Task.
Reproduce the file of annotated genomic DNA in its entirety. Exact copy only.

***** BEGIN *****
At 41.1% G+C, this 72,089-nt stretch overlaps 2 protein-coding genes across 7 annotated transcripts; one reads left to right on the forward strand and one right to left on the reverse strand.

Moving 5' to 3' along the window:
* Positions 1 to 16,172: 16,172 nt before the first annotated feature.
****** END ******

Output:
At 41.1% G+C, this 72,089-nt stretch overlaps 2 protein-coding genes across 7 annotated transcripts; one reads left to right on the forward strand and one right to left on the reverse strand.

Moving 5' to 3' along the window:
* Positions 1 to 16,172: 16,172 nt before the first annotated feature.